THE NEW AMERICAN CENTURY is a compelling factual history of neoconservatism and its influence on US Foreign Policy in the Middle East during the first decade of the twenty-first century. Click on image above for details.

Wednesday, August 20, 2008


Europe is being pragmatic about the crisis over Georgia to the point that the divergence between pragmatic European interests and ideologically-driven US interests over the matter could itself become a crisis.

At the NATO emergency summit meeting yesterday in Brussels it has been reported that many of the European members rejected a US proposal to freeze the Nato-Russia council, established in 2002 to boost relations between Moscow and the West preferring instead to keep open channels of communication between European and Russian Ministers. Even David Miliband, the UK Foreign Secretary said: "I am not one that believes that isolating Russia is the right answer to its misdemeanours.” The UK government, until now, has been very supportive of the tough US policy against Russia. To top it off the meeting decided not to rush through Georgia’s membership into NATO which was one of the main US calls. Even Germany’s Chancellor, Angela Merkel, seemed in no rush to endorse a quick decision on the question of Georgia’s NATO membership.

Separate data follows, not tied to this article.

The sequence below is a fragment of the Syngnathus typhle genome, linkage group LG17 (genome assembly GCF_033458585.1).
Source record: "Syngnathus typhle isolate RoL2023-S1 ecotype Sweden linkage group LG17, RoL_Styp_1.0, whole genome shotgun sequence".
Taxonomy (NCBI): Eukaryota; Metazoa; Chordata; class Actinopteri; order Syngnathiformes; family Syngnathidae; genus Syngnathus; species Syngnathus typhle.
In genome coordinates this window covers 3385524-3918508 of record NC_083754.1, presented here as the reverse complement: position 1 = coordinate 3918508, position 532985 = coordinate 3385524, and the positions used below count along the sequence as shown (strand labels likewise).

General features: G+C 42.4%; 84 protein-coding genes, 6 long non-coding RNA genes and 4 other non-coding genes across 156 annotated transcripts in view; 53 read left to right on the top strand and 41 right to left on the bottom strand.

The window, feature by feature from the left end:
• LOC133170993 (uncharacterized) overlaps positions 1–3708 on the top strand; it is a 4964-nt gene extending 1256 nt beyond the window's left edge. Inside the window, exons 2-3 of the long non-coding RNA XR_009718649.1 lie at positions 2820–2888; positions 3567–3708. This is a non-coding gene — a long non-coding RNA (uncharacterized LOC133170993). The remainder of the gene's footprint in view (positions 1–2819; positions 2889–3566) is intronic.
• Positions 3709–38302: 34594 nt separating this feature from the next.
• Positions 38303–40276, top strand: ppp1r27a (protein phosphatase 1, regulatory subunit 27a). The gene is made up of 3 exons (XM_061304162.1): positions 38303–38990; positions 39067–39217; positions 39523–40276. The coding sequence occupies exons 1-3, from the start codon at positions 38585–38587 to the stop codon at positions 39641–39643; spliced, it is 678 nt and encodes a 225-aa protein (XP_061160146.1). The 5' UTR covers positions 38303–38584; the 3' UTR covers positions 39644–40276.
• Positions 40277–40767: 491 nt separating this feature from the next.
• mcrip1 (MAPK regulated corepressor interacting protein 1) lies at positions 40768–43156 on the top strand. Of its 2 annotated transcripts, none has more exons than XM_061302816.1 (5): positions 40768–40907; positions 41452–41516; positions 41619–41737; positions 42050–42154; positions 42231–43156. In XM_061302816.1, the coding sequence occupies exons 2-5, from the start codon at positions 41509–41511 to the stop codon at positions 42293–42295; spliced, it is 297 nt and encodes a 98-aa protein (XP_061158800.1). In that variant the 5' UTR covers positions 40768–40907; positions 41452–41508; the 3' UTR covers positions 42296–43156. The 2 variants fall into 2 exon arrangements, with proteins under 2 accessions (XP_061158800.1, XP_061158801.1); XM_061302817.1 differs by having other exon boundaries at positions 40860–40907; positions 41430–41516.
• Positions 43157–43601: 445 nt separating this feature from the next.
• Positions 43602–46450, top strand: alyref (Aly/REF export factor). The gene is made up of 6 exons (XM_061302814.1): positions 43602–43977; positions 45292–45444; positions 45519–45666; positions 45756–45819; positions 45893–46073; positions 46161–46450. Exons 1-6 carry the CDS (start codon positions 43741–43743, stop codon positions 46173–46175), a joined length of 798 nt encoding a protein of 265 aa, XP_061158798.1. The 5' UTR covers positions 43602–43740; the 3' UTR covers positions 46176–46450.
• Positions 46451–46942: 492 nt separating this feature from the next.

The Europeans are also aware that Russia is quite happy to go and talk and trade with people that will talk and trade with them. The Europeans are very much aware that the Russians may also be happy to trade not just commercially but also militarily. As I type President Assad of Syria is preparing for a trip to Russia for talks about closer ties and the possibility of purchasing military materiel; a situation not likely to please Israel or the US.

The reality is the Europeans know which side their bread is buttered. Wealth creation in Europe and the energy requirements of Europe rely on trading with Russia. The bottom line is simple: Europe cannot afford to upset the Russians to the extent the US wants them to. This will annoy the US in much the same way as the German and French refusal to endorse the US and UK and their allies when the US and the so-called ‘Coalition of the Willing’, which, incidentally, included Georgia, did when they wanted to attack Iraq in March 2003.

To what extent the US will be annoyed with the Europeans for their intransigence toward US foreign policy on Russia over the Georgia crisis remains to be seen. How the neocons and the Bush administration will react also remains to be seen.

No comments: